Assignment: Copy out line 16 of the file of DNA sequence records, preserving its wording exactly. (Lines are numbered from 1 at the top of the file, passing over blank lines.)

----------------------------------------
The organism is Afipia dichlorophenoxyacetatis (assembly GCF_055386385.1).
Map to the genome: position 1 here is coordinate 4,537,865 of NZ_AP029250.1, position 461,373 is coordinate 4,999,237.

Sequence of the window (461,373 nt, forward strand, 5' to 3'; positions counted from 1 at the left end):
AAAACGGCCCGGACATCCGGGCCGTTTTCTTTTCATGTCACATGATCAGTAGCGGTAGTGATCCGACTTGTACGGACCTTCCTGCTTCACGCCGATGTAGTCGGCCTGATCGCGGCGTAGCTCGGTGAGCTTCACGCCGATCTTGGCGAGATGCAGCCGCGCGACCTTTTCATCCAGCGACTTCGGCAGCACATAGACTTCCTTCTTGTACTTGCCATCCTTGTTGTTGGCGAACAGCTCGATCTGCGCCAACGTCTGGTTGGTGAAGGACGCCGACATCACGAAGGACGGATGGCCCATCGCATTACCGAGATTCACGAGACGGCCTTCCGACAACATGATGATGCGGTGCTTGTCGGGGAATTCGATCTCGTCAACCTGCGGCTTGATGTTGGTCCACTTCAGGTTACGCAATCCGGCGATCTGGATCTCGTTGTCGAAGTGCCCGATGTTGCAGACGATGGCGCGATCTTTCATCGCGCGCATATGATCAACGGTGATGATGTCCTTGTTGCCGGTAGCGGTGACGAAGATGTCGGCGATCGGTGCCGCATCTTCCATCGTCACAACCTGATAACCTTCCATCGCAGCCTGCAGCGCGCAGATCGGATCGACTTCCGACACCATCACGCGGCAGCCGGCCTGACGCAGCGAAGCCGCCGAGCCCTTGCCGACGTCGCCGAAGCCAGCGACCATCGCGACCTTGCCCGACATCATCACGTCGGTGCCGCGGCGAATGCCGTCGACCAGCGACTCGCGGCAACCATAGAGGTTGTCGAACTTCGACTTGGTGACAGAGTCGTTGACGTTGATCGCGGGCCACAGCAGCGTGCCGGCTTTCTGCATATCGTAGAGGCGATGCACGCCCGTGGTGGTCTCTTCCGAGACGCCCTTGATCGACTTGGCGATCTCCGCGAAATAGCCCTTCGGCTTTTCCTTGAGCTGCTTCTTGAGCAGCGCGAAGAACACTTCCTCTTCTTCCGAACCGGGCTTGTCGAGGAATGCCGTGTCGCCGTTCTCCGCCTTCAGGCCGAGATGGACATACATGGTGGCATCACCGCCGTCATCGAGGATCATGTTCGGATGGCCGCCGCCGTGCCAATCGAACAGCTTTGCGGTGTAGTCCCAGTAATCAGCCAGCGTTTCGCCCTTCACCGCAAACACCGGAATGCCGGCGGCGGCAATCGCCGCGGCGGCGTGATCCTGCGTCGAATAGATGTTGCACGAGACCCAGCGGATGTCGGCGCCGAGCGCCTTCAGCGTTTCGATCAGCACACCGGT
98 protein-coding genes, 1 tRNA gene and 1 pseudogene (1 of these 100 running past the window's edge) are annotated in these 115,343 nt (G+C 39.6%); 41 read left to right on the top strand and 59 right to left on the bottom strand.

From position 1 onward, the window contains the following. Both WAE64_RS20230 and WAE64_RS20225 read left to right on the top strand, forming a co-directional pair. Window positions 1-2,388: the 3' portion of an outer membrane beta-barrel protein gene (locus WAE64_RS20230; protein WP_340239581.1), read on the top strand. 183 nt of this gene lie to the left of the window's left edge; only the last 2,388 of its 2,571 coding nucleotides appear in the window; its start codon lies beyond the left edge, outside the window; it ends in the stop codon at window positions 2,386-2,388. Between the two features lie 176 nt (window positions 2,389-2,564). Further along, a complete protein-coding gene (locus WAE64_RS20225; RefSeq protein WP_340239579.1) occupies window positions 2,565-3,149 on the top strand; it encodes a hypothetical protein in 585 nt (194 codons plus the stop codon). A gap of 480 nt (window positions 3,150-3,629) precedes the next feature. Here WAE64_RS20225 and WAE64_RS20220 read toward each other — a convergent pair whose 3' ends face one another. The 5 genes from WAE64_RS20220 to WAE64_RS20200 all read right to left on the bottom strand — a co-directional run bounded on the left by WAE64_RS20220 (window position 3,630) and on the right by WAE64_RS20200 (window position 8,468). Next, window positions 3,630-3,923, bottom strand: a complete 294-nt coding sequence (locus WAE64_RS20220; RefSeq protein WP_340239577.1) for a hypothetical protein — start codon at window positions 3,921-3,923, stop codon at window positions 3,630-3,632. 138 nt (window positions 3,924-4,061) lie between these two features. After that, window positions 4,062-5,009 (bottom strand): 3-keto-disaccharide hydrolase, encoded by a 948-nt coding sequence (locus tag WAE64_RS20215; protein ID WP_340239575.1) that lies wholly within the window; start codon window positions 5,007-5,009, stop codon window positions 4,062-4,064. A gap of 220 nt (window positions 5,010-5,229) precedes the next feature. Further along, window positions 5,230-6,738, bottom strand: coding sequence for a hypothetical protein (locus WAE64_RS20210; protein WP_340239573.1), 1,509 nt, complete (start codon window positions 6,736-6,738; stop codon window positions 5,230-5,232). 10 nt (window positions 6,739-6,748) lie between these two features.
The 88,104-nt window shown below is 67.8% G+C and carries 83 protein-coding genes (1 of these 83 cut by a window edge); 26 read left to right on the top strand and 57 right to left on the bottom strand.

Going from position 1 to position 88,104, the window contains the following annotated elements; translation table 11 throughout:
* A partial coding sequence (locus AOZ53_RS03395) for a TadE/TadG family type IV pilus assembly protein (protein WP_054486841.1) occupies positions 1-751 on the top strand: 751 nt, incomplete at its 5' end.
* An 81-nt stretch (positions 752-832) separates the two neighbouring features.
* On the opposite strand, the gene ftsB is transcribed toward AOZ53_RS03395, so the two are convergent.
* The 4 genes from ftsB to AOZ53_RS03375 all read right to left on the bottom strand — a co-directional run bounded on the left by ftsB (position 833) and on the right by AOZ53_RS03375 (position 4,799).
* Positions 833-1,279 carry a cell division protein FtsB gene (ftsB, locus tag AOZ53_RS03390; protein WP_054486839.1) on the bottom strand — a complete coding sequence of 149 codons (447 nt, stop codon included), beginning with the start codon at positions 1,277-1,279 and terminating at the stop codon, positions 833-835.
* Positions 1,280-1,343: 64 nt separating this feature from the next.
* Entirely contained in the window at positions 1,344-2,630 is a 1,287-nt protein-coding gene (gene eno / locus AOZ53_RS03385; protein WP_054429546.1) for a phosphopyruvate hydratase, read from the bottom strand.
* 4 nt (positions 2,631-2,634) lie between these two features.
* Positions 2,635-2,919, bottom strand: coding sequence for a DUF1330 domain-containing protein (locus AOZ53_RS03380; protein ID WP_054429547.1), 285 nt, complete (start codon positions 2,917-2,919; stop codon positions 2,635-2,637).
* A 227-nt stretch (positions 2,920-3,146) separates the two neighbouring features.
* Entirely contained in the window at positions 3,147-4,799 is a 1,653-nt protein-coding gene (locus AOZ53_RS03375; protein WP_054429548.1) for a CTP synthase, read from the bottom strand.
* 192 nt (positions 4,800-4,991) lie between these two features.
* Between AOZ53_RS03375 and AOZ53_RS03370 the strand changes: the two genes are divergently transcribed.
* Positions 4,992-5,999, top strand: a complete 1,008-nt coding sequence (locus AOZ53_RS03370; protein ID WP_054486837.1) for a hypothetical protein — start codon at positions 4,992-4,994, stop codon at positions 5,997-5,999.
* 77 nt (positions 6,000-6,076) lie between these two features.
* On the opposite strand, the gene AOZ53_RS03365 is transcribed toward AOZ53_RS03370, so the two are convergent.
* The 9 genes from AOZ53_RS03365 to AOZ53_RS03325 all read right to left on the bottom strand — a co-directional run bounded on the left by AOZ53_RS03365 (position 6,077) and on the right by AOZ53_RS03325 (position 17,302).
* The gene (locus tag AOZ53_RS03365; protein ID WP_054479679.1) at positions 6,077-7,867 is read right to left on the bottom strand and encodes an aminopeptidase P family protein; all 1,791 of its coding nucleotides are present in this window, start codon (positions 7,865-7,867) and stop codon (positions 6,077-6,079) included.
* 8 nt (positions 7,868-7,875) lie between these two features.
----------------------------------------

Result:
* 4 nt (positions 2,631-2,634) lie between these two features.